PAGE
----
Visit the Library Often
Libraries are a great place for the whole family to explore books. Where else can you find books for the entire family at no cost? Allow your children to browse the shelves and displays, or enlist the help of a local librarian to find great titles for encouraging young readers. Many libraries offer story-time activities for younger children and scavenger hunts for older children. Once your family discovers all your local library has to offer, your children will beg for another trip to the library.
Trade Books or Recommendations with Another Family
Another fun and cost-effective way for families to keep a steady supply of new books is to set up book exchanges with other families. Children are more likely to accept book recommendations from a peer than from a parent. Setting aside time once a month or so to gather with other book-loving families to talk about and/or trade books can make the process of finding new reading material fun and exciting. If you want to connect with families long distance, you might also try setting up virtual book talks using a Flipgrid or another similar application.
Use Online Tools to Find Great Books
Make modern technology your friend and check out the many free websites dedicated to reading. Goodreads features a predictive algorithm that can predict which books your family will love based on your ratings of books you’ve already read. With 40 million members and growing, Goodreads also gives you access to book reviews to help your family select titles that will be interesting and appropriate to you and your children. Common Sense Media is another favorite of mine. At this site, you’ll not only find user reviews, but you can also read the editor reviews to vet books (and movies, video games, and apps!) that you don’t have time to preview yourself. That way you can make sure that your child’s reading and viewing entertainment are in line with your family’s values. For a few bucks, you can upgrade to a Plus membership with broader access to reviews. By using one of the many resources available on the web, you can save time and make wise decisions about your family’s media consumption.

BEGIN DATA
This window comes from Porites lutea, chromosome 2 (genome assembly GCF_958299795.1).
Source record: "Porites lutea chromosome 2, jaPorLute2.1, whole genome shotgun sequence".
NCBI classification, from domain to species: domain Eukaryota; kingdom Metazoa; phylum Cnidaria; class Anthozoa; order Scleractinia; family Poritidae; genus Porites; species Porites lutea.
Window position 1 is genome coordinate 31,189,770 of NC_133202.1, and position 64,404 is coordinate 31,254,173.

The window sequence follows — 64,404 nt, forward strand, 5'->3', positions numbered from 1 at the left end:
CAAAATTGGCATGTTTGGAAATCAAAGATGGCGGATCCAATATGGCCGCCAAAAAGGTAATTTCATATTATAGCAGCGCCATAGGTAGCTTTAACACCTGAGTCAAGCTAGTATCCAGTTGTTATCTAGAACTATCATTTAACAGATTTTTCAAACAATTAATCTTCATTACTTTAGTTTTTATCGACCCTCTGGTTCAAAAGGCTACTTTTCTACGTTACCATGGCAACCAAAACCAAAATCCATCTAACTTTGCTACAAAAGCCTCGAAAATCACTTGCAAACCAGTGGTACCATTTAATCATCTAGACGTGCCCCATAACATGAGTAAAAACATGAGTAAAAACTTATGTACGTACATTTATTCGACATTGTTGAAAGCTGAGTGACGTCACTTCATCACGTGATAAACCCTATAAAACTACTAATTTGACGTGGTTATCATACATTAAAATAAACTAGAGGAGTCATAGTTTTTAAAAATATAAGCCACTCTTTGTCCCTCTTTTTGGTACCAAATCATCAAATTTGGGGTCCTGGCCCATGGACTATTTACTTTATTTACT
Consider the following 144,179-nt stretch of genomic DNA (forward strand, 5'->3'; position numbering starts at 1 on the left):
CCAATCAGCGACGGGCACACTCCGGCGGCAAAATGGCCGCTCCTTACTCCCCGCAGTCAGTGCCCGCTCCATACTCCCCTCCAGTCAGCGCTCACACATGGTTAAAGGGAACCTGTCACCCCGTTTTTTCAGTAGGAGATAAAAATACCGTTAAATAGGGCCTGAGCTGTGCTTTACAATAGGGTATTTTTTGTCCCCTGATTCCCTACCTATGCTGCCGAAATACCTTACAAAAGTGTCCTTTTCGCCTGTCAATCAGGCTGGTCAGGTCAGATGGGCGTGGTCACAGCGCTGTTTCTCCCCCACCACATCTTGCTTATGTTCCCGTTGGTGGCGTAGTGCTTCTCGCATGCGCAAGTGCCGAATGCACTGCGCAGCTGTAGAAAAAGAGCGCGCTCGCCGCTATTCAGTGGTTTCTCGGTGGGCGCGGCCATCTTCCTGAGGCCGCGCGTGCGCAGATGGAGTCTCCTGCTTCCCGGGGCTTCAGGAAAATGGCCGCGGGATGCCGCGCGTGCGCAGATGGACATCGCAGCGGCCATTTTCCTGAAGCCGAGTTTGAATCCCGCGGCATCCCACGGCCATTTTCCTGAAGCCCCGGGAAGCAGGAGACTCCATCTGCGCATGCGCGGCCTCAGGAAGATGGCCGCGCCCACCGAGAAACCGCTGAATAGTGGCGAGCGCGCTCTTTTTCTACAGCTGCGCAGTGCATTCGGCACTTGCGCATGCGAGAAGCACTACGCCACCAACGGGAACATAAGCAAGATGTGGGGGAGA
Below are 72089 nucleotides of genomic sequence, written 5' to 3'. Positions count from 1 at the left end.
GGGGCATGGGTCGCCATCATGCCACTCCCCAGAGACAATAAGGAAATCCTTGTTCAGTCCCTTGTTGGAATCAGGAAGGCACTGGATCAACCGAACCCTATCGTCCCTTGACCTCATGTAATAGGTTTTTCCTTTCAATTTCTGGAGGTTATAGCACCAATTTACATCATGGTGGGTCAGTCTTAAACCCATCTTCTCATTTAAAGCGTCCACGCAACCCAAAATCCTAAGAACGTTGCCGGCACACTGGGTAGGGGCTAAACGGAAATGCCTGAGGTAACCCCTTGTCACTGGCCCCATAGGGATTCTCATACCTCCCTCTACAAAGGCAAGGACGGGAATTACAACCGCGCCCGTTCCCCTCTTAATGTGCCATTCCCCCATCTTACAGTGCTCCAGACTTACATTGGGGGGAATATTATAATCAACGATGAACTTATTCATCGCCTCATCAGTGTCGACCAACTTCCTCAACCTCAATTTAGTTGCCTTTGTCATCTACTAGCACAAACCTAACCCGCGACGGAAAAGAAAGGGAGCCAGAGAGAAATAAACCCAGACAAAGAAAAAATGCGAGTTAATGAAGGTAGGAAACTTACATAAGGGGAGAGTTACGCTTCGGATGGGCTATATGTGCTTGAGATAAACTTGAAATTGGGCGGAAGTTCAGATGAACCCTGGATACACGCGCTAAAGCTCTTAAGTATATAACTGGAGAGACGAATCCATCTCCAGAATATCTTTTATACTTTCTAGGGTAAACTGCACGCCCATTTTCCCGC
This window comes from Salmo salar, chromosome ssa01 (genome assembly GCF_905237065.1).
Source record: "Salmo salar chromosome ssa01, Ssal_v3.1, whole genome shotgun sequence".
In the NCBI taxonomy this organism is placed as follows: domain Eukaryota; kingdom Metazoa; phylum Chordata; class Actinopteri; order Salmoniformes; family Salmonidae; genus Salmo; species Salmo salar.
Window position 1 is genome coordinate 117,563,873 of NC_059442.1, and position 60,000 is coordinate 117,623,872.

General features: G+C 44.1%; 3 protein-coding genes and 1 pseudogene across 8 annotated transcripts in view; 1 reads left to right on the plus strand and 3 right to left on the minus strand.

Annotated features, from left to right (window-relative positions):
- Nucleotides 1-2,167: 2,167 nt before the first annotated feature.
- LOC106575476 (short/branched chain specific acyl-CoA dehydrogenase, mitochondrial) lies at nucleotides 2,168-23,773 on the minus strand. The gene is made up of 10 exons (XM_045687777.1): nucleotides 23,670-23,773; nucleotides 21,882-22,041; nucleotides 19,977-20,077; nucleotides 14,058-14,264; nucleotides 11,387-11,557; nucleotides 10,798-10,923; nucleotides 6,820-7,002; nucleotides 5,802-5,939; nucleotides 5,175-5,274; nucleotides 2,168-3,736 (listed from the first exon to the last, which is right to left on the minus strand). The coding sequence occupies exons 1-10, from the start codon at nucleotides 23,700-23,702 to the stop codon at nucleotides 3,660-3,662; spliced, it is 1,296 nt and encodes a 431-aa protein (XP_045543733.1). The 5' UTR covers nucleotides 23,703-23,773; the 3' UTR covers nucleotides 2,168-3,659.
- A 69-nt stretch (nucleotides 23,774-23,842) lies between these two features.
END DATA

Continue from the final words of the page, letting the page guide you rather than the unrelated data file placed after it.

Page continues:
Find Creative Ways to Make Reading Fun
Spark your children’s interest in reading by planning fun, reading-themed activities. Try one of these ideas, or think outside the book and come up with your own!
Throw a Themed Party
Whether you’re celebrating a book release or a birthday, or just looking for a way to liven up your Tuesday, themed parties have a way of bringing stories and characters to life. Let your family’s age and interests guide you in planning a special menu and/or activities inspired by your favorite books. It might be something as simple as adding green food coloring to your eggs, or as extravagant as having tea with the Queen of Hearts and painting some roses red. Homemade costumes and do-it-yourself props can add a festive touch and encourage participants to walk in the shoes of their favorite characters.
Let Them Stay Up Late
My heart melted the first time my third grader begged to stay up just a little later to finish a chapter. In the past we’ve adhered to a strict 8 o’clock bedtime, but now it is standard practice for us to grant 20-30 minute extensions for reading (as long as she’s in bed with her teeth brushed at her regular time). It’s no longer a struggle to get her in bed on time, and she’s usually asleep well before her time is up. Letting your child stay up a little later to read will help reading feel like a reward instead of a chore.
Read for Charity
Organize a Read-a-thon or other reading event within your neighborhood, homeschool co-op, or other community group. As the organizer, you would want to determine which charity you will support through the event ahead of time. Children start by seeking pledges from friends and family who agree to donate an amount based on either pages or minutes read. For example, a sponsor might agree to donate five cents a minute or five cents per page read within a given time period, usually a weekend. The children keep track of their minutes or pages within the time frame, and then collect the donations from their sponsors which is then given to the charity. Knowing that they are reading for a good cause can be a great motivator for children.
If you’re looking for a homeschool literature curriculum, consider Essentials in Literature. With a focus on exploring and analyzing literary elements through short stories, short works of nonfiction, novels, and poetry, Essentials in Literature features engaging video lessons and meaningful analysis assignments delivered in bite-sized chunks that make for a low-stress experience for both the homeschool student and teacher.